But can originalism be any basis for a morally binding consent? Even with all the odious passages in the original document? Barnett writes:
Some may argue that the original scheme as formally ratified was not ‘good enough’ to create laws that bind in conscience or, even if it once was, it would be no longer in today’s world. Only because the system we now have differs in important respects from the original meaning of the written Constitution does this lawmaking process provide the assurances that legitimacy requires…
Whatever its merits, were this claim to be made explicitly, it would improve the quality of the discourse concerning the appropriate method of constitutional interpretation and the value of originalism. For those who make this claim would have to admit that they have deviated from the original meaning of the Constitution as formally ratified and then identify their criteria of legitimacy and how the resultant system can produce laws that are binding in conscience on the individual. They would also have to explain how the values provided by a written constitution can be preserved when the writing can be contradicted without formal amendment…
[I]f the original meaning of the Constitution is not ‘good enough,’ then originalism is not warranted because the Constitution is itself defective and illegitimate. This represents a rejection of the Constitution, however much an improvement it may be. (110-111)
A further objection might run like this: The original Constitution was horrible, because it excluded women and enslaved blacks. The Civil War Amendments were a big improvement, of course, but then along comes Justice Scalia, who opines that “women” were never intended to be “persons” under the meaning of the Fourteenth Amendment, and should not be considered as such. And if he’s right, then it’s still a pretty lousy Constitution, and still should not be viewed as having much moral force.
The simple answer is that Scalia is wrong. The Fourteenth Amendment extended rights not to men, but to “persons.” It excluded women from voting, of course, and in our constitutional history it was the first such explicit exclusion. The act of excluding women from voting was profoundly unfortunate, it was corrected later — and it remains highly instructive today. Indeed, that very exclusion demolishes Scalia’s argument. Here’s why.
Had the Amendment’s authors wanted to exclude women from due process, from privileges and immunities, and from equal citizenship, the language to do it was very obviously available to them — why, they used just those exclusionary terms when it came to voting! But they did not use them for the other clauses. This can’t possibly be an insignificant choice.
Is our highly gender-egalitarian society what the authors of the Amendment intended? In all of its consequences? The question itself is silly. Answering it requires that we posit in these people — wise though many of them were — an omniscience not granted to men or women. They lived in an era of, as we see it, great contradictions. They wore those contradictions for the most part lightly, and were untroubled by them. They deserve a good measure of shame for it. But they don’t deserve to be scorned for using general language, language that helped make today’s world possible.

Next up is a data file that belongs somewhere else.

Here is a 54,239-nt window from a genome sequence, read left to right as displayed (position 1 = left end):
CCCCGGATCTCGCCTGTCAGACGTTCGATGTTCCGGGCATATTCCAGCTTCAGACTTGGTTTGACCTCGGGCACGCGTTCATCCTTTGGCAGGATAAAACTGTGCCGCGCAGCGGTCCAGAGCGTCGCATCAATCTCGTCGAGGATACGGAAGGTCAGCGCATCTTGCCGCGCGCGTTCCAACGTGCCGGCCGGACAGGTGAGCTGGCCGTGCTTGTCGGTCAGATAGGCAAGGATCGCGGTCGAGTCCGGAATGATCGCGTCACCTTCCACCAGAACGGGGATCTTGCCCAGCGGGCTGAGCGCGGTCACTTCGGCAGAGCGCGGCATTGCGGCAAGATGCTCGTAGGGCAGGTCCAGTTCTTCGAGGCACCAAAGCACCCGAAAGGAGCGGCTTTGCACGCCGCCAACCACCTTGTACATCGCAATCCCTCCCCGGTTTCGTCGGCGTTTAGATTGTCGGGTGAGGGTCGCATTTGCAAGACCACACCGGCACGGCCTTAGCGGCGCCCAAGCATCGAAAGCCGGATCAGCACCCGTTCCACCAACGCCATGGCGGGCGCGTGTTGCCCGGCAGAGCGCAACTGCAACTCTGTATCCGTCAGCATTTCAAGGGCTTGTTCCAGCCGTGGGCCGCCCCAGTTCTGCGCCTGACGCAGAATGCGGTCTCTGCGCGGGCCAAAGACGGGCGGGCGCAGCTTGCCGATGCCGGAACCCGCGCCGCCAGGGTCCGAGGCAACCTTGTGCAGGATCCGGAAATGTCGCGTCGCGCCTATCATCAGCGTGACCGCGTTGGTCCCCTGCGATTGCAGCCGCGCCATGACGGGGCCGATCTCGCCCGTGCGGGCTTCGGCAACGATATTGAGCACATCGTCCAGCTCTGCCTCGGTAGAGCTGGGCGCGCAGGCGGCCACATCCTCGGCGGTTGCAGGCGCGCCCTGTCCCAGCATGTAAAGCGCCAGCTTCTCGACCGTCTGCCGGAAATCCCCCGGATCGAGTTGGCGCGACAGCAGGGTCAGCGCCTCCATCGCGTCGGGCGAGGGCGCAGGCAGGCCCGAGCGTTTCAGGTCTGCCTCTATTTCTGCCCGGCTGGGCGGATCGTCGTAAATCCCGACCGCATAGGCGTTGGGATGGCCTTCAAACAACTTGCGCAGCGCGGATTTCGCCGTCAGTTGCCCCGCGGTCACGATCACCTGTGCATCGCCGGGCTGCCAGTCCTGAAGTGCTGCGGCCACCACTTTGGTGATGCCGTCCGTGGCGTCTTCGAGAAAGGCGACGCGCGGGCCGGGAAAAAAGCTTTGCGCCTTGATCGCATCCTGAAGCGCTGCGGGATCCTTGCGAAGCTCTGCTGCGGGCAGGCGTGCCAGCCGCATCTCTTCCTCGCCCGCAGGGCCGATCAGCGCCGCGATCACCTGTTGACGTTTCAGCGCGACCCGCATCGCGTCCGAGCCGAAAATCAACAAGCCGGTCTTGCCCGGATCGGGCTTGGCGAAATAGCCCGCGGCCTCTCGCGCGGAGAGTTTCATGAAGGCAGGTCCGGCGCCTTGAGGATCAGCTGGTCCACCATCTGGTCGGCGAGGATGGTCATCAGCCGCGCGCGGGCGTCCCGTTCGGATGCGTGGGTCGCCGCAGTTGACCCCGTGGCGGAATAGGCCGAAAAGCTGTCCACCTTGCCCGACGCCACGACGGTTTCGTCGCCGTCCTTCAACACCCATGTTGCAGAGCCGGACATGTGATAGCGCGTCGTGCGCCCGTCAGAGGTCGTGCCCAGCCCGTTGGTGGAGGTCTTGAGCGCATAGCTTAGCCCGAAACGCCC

We must assume that they intended this language to have some effect. That is enough for our purposes. Why, after all, should we twist the plain meaning of the word “person,” when the word, both then and now, may denote either a man or a woman? And when they were surely aware of it?
A dialogue might help explain things:
2011: I’m reading this text, and it says “persons.” I take that to include men and women on an equal footing. After all, that’s the definition of a “person” in both your era and mine.
1868: That’s not what I meant, though. Women aren’t equal citizens with men — no one could possibly believe that!
2011: Would you consider writing down the differences, then? I mean, here you are, articulating the rights and privileges of all people, and it might just so happen that I turn to your text for guidance about what to do with the fairer sex. Can you help?
1868: There is no need. Virtually everyone understands and agrees to the differences between the sexes.
2011: What if, in time, no one understood or agreed to them?
1868: I wouldn’t care to speculate.
2011: So you wouldn’t care to write it down? Like, in the Constitution?
2011: Then we can’t possibly hold ourselves bound by your unwritten rules. You want us to do it? Put it in writing.
Unwritten understandings aren’t a part of the Constitution. This is true whether those understandings favor the left, as with the New Deal jurisprudence, or the right, as with the 1868 view of women. We may need such understandings to get by — for good or ill — but two things are certain. First, they will change over time. And second, in case of conflict, the text trumps them. A moral truth remains a moral truth, even if it’s written by a moral imbecile.
 Yes, yes, coverture. I have other cupcakes to fry at the moment.